Read More >

Ashland Fire & Rescue warns of intensified wildfire seasons

Ashland Fire & Rescue has warned of more intense fire seasons in years to come as local impacts of climate change become more apparent. Division Chief Chris Chambers told the City Council Tuesday, Aug. 2, that coming fire seasons could see an increase in acres burned of between 200 and 400 percent.

Read More >

Birds’-Eye View: An Ashland-based bird conservation organization

Birds’-Eye View: Ashland-based nonprofit Klamath Bird Observatory keeps on eye on bird life in the Klamath-Siskiyou Bioregion of southern Oregon and northern California. Since birds are a key indicator species and migratory paths from much of the Western Hemisphere pass through this area, KBO data helps inform natural resource management on a broad scale.

Read More >

One Hiroshima survivor nurtures seedling sprouted from another survivor

The 77th anniversary of the nuclear bombing of Hiroshima, Japan, was marked in Ashland for the 38th year on Saturday. A capacity crowd gathered at Thalden Pavilion, site of an eternal World Peace Flame, to hear remarks and celebrate the planting of a gingko tree sprouted from seeds from a tree that survived the Hiroshima inferno.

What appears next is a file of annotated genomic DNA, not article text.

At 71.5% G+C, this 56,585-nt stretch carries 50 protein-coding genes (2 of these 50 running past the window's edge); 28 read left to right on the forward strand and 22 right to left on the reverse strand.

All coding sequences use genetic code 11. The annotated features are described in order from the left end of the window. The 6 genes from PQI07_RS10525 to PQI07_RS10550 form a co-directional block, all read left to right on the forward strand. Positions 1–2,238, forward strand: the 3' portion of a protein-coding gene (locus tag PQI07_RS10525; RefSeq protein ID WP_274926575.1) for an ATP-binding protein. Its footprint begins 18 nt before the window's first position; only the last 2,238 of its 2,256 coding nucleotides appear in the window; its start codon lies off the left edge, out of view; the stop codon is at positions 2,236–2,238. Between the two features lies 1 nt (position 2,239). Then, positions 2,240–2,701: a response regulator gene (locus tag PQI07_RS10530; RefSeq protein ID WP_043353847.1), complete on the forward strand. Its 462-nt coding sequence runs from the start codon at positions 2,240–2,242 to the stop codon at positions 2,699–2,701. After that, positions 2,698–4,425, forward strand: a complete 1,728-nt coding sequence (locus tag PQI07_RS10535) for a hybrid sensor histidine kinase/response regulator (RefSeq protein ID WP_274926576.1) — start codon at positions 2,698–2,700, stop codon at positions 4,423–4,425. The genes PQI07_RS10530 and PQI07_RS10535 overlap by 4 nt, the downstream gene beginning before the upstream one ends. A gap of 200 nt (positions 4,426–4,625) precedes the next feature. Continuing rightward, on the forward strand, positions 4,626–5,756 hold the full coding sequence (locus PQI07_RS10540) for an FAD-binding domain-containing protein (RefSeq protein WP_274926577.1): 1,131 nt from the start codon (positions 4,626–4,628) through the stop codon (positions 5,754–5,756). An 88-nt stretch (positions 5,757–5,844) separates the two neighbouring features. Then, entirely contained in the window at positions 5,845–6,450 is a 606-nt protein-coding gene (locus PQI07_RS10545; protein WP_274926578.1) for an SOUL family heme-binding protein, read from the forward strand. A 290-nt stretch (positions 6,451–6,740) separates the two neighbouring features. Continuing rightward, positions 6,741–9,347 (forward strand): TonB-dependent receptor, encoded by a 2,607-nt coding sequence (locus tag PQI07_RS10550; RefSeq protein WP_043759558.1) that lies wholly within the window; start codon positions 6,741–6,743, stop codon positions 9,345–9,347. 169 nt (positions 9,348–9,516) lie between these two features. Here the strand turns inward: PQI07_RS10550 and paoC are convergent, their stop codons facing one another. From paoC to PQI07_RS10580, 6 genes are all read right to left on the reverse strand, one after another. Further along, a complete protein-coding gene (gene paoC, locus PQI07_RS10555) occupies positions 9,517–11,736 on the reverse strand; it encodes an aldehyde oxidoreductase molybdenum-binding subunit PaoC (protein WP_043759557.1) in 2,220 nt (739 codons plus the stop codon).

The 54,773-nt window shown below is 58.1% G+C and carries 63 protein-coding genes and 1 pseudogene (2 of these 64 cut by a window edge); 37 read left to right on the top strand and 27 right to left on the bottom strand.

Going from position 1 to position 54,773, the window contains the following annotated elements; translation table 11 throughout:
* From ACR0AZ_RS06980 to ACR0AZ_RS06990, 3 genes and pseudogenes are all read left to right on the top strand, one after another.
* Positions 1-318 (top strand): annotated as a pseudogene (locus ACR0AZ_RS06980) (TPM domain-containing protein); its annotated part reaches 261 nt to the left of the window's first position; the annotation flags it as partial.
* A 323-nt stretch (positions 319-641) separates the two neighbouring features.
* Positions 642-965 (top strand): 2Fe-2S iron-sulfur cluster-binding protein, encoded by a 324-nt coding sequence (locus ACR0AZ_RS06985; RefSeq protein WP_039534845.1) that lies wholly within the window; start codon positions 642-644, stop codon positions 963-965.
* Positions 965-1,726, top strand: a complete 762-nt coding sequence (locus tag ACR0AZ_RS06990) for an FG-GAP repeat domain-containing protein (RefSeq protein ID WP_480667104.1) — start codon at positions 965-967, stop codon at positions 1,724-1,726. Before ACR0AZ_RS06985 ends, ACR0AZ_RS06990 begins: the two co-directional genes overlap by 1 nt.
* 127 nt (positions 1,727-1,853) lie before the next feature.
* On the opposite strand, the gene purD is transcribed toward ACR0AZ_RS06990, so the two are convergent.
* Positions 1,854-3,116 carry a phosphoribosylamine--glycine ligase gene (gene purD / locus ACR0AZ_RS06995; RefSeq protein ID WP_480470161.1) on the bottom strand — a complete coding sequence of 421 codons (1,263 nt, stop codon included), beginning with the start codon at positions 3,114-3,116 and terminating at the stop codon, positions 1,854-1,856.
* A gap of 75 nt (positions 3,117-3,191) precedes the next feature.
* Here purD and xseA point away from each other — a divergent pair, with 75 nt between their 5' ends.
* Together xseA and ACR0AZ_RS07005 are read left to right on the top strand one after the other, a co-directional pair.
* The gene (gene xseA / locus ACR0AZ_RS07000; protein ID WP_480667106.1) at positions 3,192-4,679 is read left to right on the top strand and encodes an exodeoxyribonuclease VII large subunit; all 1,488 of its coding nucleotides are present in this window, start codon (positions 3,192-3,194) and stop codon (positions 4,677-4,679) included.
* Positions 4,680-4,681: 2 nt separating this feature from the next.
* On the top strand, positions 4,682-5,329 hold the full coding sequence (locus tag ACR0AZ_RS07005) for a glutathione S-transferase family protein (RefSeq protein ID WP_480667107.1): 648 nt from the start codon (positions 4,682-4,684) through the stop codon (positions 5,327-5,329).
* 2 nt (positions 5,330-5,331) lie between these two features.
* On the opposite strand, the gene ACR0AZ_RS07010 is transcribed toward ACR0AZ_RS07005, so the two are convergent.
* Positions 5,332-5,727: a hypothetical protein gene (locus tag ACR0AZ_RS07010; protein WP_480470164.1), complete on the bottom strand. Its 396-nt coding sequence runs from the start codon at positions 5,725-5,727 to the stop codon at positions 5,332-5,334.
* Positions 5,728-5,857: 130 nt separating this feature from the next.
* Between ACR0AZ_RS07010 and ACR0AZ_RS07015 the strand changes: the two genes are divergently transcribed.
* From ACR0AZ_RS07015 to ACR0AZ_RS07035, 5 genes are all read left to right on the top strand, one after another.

Read More >
Rogue Valley Metaphysical Library

Explore More...

SOU awards its highest honor to former Guanajuato governor and his wife

Southern Oregon University President Rick Bailey presented SOU’s highest honor on Monday in Guanajuato to two prominent supporters of the university exchange program between SOU and the University of Guanajuato. An SOU delegation and about 200 guests representing wide segments of the Guanajuato community looked on as the awards were presented to Juan Carlos Romero Hicks, holder of two master’s degrees earned at SOU before he embarked on a distinguished political career in Mexico, and his wife, Francis “Faffie” Romero Siekman, a prime mover behind a scholarship program supporting student exchanges.

Read More>
ashland.news logo

Subscribe to the newsletter and get local news sent directly to your inbox.

(It’s free)